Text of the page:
And for the least well-off in our community, benefits will arise by $25 per week for beneficiaries with children from 1 April, there will be more obligations on sole parents, a major review of Child, Youth and Family—the review has been completed, the work has been done, and the Minister is now working on that.

When it comes to social housing we will see the transfer of social housing to social housing providers in Invercargill and Tauranga, new places in Auckland.

When it comes to Māori, there will be more work when it comes to Treaty settlements so that by 2017 all iwi who want to settle with the Government can. There is enormous work happening in the Te Ture Whenua Māori Act reforms.

When it comes to security legislation, the Government is working hard on the reforms being proposed in the new report by Patsy Reddy and Michael Cullen in relation to the New Zealand Security Intelligence Service and the Government Communications Security Bureau.

There will be the small issue of the flag referendum in March.

This is going to be a very, very busy year for a National-led Government. We are hungry, we are energetic, we are ready to go, and, unlike the Opposition, we are united. We know what we stand for and we know what we stand against.

We have many policies but we are on the same pages. We are the one-position party, and with great momentum for New Zealand.

Meanwhile the two-position party can spend the rest of 2016 arguing with each other, because they are the only people who are going to be listening to them—themselves.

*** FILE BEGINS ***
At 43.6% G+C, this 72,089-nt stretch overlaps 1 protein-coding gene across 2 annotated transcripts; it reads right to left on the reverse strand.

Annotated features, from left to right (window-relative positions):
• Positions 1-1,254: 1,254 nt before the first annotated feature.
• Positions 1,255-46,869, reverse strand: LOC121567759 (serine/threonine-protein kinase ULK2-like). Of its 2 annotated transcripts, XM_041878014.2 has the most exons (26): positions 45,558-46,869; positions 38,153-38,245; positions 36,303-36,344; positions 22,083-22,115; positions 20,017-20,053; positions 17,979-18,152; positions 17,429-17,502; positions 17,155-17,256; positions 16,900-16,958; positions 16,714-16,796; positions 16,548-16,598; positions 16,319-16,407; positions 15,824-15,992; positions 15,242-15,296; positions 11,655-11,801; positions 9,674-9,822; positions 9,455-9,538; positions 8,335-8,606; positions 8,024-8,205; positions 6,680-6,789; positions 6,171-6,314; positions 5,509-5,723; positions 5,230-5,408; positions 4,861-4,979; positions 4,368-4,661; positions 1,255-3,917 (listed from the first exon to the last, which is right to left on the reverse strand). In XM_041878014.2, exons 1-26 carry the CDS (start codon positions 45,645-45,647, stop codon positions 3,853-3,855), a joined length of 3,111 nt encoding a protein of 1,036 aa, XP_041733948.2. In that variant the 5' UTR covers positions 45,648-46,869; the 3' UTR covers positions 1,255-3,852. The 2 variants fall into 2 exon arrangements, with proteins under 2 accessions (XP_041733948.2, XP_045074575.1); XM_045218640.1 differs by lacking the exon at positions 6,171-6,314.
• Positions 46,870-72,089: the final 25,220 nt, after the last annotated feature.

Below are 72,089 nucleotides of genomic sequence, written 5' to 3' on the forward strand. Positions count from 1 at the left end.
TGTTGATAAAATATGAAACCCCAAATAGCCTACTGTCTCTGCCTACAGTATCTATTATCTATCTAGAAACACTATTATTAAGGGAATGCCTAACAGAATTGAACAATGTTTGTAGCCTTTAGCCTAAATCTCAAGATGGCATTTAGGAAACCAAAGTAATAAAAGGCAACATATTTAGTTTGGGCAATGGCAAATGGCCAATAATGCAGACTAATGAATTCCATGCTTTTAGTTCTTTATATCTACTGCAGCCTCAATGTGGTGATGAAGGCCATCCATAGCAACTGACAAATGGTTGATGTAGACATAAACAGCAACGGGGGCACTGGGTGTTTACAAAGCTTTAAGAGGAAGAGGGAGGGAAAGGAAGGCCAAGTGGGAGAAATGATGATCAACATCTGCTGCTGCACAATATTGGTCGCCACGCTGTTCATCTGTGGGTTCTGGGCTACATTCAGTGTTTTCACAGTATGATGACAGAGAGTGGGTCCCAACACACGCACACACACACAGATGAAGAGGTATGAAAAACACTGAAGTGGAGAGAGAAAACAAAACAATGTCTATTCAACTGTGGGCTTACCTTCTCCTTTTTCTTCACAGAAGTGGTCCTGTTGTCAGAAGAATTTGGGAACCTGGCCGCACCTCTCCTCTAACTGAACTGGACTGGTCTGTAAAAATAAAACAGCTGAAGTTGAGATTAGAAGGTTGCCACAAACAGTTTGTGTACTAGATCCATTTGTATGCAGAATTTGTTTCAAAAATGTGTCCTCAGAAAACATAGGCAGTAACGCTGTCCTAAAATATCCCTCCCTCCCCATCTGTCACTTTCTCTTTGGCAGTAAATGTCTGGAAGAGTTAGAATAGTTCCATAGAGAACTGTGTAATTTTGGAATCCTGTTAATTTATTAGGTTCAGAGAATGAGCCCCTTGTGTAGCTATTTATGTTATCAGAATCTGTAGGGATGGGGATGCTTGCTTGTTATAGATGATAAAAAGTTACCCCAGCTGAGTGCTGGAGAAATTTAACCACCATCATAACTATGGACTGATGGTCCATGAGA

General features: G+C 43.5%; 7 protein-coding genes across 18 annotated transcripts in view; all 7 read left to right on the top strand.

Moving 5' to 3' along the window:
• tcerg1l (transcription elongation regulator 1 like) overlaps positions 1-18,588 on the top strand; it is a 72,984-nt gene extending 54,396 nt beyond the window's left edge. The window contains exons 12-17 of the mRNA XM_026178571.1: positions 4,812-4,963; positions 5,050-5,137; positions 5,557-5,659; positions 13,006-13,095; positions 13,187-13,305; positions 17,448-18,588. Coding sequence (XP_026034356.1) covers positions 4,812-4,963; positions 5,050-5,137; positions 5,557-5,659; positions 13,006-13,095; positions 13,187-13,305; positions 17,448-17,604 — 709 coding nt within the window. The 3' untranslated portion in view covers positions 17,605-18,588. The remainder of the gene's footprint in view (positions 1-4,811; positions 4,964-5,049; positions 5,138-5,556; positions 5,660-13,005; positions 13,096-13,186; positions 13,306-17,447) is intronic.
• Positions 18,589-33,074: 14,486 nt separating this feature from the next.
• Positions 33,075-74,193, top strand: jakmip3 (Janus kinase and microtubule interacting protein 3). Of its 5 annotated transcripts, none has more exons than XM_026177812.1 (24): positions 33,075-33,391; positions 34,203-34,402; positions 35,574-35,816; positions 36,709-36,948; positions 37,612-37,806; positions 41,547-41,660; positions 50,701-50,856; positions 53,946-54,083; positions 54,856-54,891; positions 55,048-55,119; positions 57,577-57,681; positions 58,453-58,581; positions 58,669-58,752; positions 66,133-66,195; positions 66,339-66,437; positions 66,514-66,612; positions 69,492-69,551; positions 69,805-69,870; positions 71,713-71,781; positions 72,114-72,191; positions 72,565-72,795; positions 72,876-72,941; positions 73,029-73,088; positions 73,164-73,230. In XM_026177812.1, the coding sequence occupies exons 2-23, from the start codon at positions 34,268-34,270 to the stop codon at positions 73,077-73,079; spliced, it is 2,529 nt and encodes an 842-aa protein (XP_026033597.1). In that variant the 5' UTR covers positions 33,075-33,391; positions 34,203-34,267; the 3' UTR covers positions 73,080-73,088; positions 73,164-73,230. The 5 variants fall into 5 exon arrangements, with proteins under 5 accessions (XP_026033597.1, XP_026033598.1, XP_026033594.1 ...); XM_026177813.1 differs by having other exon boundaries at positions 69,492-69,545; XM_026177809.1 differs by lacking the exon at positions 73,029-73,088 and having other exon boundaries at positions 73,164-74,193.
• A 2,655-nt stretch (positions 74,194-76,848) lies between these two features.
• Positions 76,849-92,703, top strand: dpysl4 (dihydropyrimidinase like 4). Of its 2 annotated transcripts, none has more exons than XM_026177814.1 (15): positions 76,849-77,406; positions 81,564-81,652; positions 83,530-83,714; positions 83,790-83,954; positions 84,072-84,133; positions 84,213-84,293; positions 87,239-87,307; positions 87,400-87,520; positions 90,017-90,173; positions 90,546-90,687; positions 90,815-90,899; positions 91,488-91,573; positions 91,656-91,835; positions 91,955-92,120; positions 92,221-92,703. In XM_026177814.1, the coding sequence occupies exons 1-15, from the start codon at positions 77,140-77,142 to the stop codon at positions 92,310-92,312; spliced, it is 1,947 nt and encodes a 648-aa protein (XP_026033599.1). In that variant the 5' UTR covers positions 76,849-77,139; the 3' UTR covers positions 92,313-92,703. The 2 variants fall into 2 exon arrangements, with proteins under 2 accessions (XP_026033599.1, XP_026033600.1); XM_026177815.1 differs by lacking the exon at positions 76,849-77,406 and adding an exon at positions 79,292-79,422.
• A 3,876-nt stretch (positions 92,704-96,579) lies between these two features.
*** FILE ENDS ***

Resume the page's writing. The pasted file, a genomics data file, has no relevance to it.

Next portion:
Previous Post
Leave a comment

4 Comments

  1. Zedd

     /  9th February 2016

    BORING B-S !! 😦

    Reply
  2. Rob

     /  9th February 2016

    ” What a great display of cricket yesterday afternoon by Brendon McCullum in the Chappell-Hadlee series. New Zealand up against Australia one more time under a National-led Government—what a wonderful result.”
    What the hell does that have to do with anything. If it’s relevant to anything to do with a National-led Government then the fact that we lost the World Cup under a National-led Government is as well.

    Reply
  3. Blazer

     /  9th February 2016

    ‘New Zealand up against Australia one more time under a National-led Government—what a wonderful result.’…taking the piss!Say its not true!!

    Reply
  1. Cunliffe unclear, Key wrong on TPPA | Your NZ

Leave a Reply

Fill in your details below or click an icon to log in:

WordPress.com Logo

You are commenting using your WordPress.com account. Log Out /  Change )

Google photo

You are commenting using your Google account. Log Out /  Change )

Twitter picture

You are commenting using your Twitter account. Log Out /  Change )

Facebook photo

You are commenting using your Facebook account. Log Out /  Change )

Connecting to %s